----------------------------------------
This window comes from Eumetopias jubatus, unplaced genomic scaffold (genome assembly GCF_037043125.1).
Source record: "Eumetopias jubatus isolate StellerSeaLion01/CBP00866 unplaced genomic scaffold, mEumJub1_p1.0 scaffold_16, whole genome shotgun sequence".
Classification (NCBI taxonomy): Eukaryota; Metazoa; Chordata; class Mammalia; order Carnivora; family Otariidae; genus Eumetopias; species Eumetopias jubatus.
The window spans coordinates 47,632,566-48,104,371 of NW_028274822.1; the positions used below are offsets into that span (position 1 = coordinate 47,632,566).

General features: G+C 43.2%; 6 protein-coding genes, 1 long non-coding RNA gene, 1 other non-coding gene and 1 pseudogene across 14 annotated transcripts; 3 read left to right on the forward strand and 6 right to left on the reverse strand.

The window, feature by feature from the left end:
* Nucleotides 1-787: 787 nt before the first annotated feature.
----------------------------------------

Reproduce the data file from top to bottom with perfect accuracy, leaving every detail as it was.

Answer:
This window comes from Eumetopias jubatus, unplaced genomic scaffold (genome assembly GCF_037043125.1).
Source record: "Eumetopias jubatus isolate StellerSeaLion01/CBP00866 unplaced genomic scaffold, mEumJub1_p1.0 scaffold_16, whole genome shotgun sequence".
Classification (NCBI taxonomy): Eukaryota; Metazoa; Chordata; class Mammalia; order Carnivora; family Otariidae; genus Eumetopias; species Eumetopias jubatus.
The window spans coordinates 47,632,566-48,104,371 of NW_028274822.1; the positions used below are offsets into that span (position 1 = coordinate 47,632,566).

General features: G+C 43.2%; 6 protein-coding genes, 1 long non-coding RNA gene, 1 other non-coding gene and 1 pseudogene across 14 annotated transcripts; 3 read left to right on the forward strand and 6 right to left on the reverse strand.

The window, feature by feature from the left end:
* Nucleotides 1-787: 787 nt before the first annotated feature.